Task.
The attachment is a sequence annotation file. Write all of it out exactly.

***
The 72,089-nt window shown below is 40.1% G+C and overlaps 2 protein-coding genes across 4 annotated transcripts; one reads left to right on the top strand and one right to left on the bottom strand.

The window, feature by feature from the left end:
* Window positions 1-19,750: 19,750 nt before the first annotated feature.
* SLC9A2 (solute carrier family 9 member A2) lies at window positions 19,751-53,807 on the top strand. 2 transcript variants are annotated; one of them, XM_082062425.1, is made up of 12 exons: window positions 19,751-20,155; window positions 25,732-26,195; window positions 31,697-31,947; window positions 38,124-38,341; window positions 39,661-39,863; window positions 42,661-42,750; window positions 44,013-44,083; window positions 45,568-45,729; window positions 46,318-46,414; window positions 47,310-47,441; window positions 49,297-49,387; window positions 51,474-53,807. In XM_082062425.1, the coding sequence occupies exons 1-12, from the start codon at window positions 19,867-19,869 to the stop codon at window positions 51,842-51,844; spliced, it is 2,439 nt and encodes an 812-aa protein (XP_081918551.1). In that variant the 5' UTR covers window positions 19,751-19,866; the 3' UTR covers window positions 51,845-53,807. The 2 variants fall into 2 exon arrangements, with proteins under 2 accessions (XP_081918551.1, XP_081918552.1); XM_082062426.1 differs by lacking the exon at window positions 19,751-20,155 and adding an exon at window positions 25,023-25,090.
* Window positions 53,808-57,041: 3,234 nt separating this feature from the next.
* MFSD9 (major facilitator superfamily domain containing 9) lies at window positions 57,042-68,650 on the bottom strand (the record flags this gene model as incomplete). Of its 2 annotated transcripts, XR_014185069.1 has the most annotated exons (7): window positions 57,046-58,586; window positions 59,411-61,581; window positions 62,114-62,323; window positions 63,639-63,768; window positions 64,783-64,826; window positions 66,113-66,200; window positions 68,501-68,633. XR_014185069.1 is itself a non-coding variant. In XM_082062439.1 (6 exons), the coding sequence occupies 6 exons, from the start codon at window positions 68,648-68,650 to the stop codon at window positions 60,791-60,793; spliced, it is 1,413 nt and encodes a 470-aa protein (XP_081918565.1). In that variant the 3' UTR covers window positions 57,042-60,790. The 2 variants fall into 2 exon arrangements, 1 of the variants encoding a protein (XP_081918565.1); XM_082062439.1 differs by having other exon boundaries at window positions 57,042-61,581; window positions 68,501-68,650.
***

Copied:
The 72,089-nt window shown below is 40.1% G+C and overlaps 2 protein-coding genes across 4 annotated transcripts; one reads left to right on the top strand and one right to left on the bottom strand.

The window, feature by feature from the left end:
* Window positions 1-19,750: 19,750 nt before the first annotated feature.
* SLC9A2 (solute carrier family 9 member A2) lies at window positions 19,751-53,807 on the top strand. 2 transcript variants are annotated; one of them, XM_082062425.1, is made up of 12 exons: window positions 19,751-20,155; window positions 25,732-26,195; window positions 31,697-31,947; window positions 38,124-38,341; window positions 39,661-39,863; window positions 42,661-42,750; window positions 44,013-44,083; window positions 45,568-45,729; window positions 46,318-46,414; window positions 47,310-47,441; window positions 49,297-49,387; window positions 51,474-53,807. In XM_082062425.1, the coding sequence occupies exons 1-12, from the start codon at window positions 19,867-19,869 to the stop codon at window positions 51,842-51,844; spliced, it is 2,439 nt and encodes an 812-aa protein (XP_081918551.1). In that variant the 5' UTR covers window positions 19,751-19,866; the 3' UTR covers window positions 51,845-53,807. The 2 variants fall into 2 exon arrangements, with proteins under 2 accessions (XP_081918551.1, XP_081918552.1); XM_082062426.1 differs by lacking the exon at window positions 19,751-20,155 and adding an exon at window positions 25,023-25,090.
* Window positions 53,808-57,041: 3,234 nt separating this feature from the next.
* MFSD9 (major facilitator superfamily domain containing 9) lies at window positions 57,042-68,650 on the bottom strand (the record flags this gene model as incomplete). Of its 2 annotated transcripts, XR_014185069.1 has the most annotated exons (7): window positions 57,046-58,586; window positions 59,411-61,581; window positions 62,114-62,323; window positions 63,639-63,768; window positions 64,783-64,826; window positions 66,113-66,200; window positions 68,501-68,633. XR_014185069.1 is itself a non-coding variant. In XM_082062439.1 (6 exons), the coding sequence occupies 6 exons, from the start codon at window positions 68,648-68,650 to the stop codon at window positions 60,791-60,793; spliced, it is 1,413 nt and encodes a 470-aa protein (XP_081918565.1). In that variant the 3' UTR covers window positions 57,042-60,790. The 2 variants fall into 2 exon arrangements, 1 of the variants encoding a protein (XP_081918565.1); XM_082062439.1 differs by having other exon boundaries at window positions 57,042-61,581; window positions 68,501-68,650.